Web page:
After students have a chance to write, I will introduce myself as a teacher who loves gaming, video games particularly, and as a math teacher committing herself to include as many games as possible in math class. I draw an analogy between games and math and the fact that they both involve rules. If we don't understand the rules of a game, it makes it difficult to play it. If we don't understand the rules of math, it can be difficult to comprehend it. Students are then told that they will have 3-4 minutes to share what they wrote for the Do Now in preparation for a game of Last One Standing.
Many of my students know the Last One Standing game because they often play it in 5th grade with their multiplication facts. Students are instructed to share their answers with their neighbors and be prepared to summarize what their neighbor said in 10 words or less. If they cannot do this in 5 seconds or less, they will need to sit. The last person standing gets a school supplies prize. Today, I will check for understanding of the game directions by asking students, "Could you use 10 words to summarize what your neighbor said? could you use 5 words? could you use 1?"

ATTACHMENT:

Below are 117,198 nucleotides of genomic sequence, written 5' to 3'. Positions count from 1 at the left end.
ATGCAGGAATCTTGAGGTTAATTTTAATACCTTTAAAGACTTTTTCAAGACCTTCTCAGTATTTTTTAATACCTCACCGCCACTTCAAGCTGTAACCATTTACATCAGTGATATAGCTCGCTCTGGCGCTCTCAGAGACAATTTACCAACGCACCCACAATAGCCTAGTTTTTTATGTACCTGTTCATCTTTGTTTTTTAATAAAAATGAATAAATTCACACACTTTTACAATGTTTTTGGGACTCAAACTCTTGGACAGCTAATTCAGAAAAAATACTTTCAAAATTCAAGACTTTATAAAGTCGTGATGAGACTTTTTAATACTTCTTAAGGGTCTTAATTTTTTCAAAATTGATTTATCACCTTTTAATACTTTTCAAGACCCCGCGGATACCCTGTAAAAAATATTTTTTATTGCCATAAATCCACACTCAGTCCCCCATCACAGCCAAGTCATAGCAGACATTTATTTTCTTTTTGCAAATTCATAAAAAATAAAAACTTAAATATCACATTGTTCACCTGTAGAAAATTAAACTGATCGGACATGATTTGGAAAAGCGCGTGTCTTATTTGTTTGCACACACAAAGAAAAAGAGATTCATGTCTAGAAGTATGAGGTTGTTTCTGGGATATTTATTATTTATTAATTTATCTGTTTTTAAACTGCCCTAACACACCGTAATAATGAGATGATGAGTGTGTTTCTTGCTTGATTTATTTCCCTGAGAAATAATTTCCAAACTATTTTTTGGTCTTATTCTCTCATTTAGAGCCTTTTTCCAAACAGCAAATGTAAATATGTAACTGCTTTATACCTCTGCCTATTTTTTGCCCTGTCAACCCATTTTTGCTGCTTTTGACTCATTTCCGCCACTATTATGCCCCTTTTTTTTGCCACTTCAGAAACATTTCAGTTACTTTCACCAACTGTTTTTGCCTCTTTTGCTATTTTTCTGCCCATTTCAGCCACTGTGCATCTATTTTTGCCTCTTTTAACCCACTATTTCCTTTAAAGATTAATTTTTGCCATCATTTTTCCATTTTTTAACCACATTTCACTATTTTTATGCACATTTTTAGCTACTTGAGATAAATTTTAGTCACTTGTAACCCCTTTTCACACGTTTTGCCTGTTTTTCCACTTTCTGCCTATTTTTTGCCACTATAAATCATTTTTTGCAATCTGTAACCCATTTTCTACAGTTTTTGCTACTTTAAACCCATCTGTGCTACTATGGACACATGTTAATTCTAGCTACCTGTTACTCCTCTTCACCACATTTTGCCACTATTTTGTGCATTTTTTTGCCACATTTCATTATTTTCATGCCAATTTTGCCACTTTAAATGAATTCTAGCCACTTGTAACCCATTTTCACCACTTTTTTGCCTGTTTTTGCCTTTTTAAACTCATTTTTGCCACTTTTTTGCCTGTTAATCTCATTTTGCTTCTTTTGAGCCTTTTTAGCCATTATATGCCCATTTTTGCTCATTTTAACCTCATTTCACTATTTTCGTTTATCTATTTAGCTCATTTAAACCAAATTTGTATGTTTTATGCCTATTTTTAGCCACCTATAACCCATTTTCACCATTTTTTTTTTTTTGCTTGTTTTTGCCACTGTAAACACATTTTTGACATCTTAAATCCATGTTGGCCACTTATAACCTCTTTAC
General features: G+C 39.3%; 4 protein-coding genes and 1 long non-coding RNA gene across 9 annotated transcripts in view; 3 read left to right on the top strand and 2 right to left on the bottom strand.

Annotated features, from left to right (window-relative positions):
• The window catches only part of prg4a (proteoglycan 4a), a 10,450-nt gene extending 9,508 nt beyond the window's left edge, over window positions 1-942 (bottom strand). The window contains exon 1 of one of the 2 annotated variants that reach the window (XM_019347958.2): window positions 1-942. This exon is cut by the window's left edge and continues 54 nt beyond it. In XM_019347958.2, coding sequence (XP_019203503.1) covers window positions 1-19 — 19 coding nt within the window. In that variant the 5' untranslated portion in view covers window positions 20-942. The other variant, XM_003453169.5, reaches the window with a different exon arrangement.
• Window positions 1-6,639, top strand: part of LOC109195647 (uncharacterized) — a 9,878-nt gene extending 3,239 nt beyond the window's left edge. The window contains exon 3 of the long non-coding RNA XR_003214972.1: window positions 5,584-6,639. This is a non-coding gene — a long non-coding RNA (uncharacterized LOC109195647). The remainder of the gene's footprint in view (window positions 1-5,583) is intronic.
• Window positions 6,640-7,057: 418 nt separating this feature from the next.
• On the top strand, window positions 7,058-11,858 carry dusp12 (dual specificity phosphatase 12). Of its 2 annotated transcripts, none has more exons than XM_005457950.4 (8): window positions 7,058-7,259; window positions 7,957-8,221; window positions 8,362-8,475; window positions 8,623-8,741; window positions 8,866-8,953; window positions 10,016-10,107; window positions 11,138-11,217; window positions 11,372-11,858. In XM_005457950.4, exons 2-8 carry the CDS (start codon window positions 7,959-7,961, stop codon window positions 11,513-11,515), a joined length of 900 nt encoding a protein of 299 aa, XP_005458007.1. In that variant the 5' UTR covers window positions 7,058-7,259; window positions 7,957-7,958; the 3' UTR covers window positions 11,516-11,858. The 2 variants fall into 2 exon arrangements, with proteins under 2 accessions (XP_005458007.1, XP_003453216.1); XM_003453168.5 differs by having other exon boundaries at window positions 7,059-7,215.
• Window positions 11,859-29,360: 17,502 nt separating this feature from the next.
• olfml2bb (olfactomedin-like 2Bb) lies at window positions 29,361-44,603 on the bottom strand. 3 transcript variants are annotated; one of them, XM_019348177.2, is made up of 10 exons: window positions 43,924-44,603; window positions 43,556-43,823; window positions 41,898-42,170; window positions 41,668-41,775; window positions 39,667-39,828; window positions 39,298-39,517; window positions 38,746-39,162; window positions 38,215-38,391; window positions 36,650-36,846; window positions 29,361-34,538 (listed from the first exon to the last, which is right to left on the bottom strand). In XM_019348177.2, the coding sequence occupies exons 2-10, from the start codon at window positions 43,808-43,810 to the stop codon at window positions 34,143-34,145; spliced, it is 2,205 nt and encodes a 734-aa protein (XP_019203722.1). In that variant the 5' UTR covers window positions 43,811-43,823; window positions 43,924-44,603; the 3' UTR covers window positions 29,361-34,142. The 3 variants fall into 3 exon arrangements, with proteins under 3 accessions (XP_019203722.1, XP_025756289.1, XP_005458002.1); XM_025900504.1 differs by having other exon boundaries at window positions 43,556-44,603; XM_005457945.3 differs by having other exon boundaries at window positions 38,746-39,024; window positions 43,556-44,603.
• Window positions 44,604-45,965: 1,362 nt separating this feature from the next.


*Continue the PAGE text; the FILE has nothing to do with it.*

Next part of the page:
After students have that 3-4 minutes to share I have everyone stand behind their desk once I count down to zero from 10. This is one way that I build classroom culture with respect to following direction. Most students will anticipate the zero and stand at 1 or 2. When this happens I have everyone sit back down again and I re-emphasize the idea that like gaming, math has rules that need to be followed and thus directions are important in this class. I explain that in my commitment to include as many games as possible I must also include a structure of routines and they must follow through with those routines if we're going to make this work. All of this is stated with a warm tone and a smile. Then, we try it again. This time, I use fractions as I am counting down... 10, 9 ,8, 7, 6, 5, 4, 3, 2, 1, 0.5, 0.4, ZERO! :)
I start with a student in the middle of the room and snake my way around while pointing to students so that they know they are next to say their 10 (or fewer) words. I give every student positive feedback about what they have said by saying things like: